Scientists estimate that the universe is approximately 13.7 billion years old, and the Milky Way has been around for around 13.6 billion of those years.
The disk and bulge of the galaxy are relatively new and didn’t form until around 10 to 12 billion years ago.
Enjoy the galaxy while it’s around because it won’t be here forever.
According to National Geographic, in about four years, the Milky Way will collide with the Andromeda Galaxy, forming a new mega-galaxy. But don’t worry — Earth is likely to survive the collision.
As it turns out, the Galactic Center of the galaxy is currently creating massive bubbles of extremely hot gas and energetic particles, National Geographic reported.
Known as “Fermi bubbles,” they are fueled by a wind blowing at 2 million miles an hour.
Weighing in at more than 4 million times the mass of the sun, there is a giant black hole in the center of the Milky Way.
Though scientists have never actually seen the hole, they know it’s hidden behind thick clouds of dust and gas because they’ve been able to track the orbits of stars and gas clouds near the galactic center, according to National Geographic.
Our galaxy is not stationary — in fact, it’s always rotating.
It is in the shape of a barred spiral with two major arms, both of which move through space.
The solar system moves at an average speed of 515,000 mph.
Though that may seem fast, it would take it approximately 230 million years to travel all the way around the Milky Way.
As we’ve already established, there are a lot of stars in our galaxy, and some of them are very old.
Specifically, more than half of the stars in the Milky Way are older than the 4.5 billion-year-old sun.
The Milky Way started out as a series of dense regions in the universe soon after the Big Bang.
Eventually stars — well technically, globular clusters — formed, which still exist today.
Scientists have confirmed that there are at least 60 other galaxies orbiting the Milky Way — though there may be even more than that that are undiscovered.
While there are at least 60 galaxies orbiting the Milky Way, some scientists believe there may be as many as 100 billion galaxies in the universe.
In addition to gas and dust, the galaxy is also made up of dirty grease that exists in the space between stars.
Believe it or not, this grease may be an indication of life in other parts of the Milky Way. The substance contains carbon, which is essential for living things to exist.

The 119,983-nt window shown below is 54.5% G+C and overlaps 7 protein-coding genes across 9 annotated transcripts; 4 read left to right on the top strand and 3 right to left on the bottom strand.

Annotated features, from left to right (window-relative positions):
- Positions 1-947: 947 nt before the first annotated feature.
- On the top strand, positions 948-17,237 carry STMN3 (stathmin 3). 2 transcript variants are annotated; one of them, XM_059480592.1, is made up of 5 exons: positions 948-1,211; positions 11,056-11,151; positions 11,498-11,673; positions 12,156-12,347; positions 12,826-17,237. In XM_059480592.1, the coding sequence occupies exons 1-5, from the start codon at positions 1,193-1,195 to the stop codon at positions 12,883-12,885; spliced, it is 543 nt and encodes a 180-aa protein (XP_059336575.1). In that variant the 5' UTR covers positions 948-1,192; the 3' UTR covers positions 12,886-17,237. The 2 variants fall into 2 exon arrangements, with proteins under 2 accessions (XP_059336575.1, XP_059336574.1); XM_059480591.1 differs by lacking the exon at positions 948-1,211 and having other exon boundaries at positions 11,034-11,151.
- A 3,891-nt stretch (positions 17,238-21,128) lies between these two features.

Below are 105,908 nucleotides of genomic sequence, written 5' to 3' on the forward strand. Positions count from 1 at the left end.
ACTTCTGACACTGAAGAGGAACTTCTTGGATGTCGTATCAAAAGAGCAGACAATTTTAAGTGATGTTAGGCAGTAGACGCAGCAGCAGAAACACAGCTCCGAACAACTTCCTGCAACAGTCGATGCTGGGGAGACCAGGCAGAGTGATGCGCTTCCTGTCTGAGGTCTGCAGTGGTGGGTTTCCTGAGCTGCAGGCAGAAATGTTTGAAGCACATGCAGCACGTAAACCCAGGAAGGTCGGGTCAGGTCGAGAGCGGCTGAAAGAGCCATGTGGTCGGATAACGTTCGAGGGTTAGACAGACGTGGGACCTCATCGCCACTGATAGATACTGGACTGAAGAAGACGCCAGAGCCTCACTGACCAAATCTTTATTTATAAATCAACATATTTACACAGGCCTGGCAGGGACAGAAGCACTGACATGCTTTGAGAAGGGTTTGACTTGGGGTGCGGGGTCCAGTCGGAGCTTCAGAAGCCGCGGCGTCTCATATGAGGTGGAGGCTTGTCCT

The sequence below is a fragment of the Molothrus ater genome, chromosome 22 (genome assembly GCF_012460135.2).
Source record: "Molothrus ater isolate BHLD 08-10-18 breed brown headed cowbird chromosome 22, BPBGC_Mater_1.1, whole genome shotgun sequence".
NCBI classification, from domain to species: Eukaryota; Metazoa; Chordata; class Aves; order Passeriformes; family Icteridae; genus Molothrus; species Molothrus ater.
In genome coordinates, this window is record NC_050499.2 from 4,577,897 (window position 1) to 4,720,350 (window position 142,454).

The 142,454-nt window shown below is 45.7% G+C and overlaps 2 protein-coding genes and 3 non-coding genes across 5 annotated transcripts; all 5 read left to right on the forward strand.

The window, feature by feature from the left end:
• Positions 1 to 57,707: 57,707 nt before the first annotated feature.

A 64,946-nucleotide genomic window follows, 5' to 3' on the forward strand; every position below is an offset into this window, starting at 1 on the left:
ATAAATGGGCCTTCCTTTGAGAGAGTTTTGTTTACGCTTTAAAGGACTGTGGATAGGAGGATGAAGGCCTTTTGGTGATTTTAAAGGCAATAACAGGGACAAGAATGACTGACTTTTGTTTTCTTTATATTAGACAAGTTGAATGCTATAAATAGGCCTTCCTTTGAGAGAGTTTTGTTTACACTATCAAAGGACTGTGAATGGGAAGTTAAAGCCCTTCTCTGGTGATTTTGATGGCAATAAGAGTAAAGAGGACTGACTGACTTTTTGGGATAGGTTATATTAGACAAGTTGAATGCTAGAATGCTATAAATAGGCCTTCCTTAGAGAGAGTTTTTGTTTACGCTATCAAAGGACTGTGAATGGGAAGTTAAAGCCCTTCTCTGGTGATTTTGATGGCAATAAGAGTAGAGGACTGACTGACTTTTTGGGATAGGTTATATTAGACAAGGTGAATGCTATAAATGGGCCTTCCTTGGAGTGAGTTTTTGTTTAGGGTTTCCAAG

With our current technology, we are only able to take photos of the galaxy from the inside.
As a result, scientists don’t currently have a photographic image of the whole Milky Way. Any pictures you may have seen of the complete galaxy were an artist’s rendering.
In order for a star to leave the galaxy, it would require a tremendous amount of energy.
Specifically, the star must reach speeds 1 million mph faster than the 600,000 mph at which objects already traveled around the Milky Way.
The Milky Way is in the shape of a disk with a central bulge, but it is not perfectly flat.
In fact, it’s warped because our neighboring galaxies are engaged in a tug-of-war, pulling on the matter in the Milky Way.
Even though humans have been aware of our galaxy for thousands of years, it has only been a century since we learned that there’s more to the universe than just the Milky Way.
Our galaxy is constantly overtaking other celestial bodies.
Some of the most recent acquisitions include stars from a small galaxy near ours called the Sagittarius Dwarf Spheroidal as well as others from the Magellanic Clouds’ material.
In addition to taking over other galaxies, new stars are formed within the Milky Way.
They’re created at a rate of around seven per year.
Launched into low Earth orbit in 1990, the Hubble Space Telescope has been key to helping answer many questions about the universe, including the mass and size of the Milky Way as well as the age of the universe.
It is currently operating as of 2020 and could last until 2030 to 2040.